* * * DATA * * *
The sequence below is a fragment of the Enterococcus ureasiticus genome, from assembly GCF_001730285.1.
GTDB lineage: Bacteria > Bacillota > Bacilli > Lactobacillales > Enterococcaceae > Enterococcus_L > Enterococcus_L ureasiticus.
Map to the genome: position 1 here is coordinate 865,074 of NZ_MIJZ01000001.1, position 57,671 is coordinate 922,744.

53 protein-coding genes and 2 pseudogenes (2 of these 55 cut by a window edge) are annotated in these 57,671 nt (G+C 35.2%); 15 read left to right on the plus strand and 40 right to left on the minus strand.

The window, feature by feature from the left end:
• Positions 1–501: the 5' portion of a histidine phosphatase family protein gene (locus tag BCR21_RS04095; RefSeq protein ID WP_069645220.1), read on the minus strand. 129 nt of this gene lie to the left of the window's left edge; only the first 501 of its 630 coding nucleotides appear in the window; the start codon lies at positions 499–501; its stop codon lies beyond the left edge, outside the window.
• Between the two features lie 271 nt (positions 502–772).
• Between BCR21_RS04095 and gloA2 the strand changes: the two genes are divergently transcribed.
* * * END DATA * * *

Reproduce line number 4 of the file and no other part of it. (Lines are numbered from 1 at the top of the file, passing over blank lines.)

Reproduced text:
53 protein-coding genes and 2 pseudogenes (2 of these 55 cut by a window edge) are annotated in these 57,671 nt (G+C 35.2%); 15 read left to right on the plus strand and 40 right to left on the minus strand.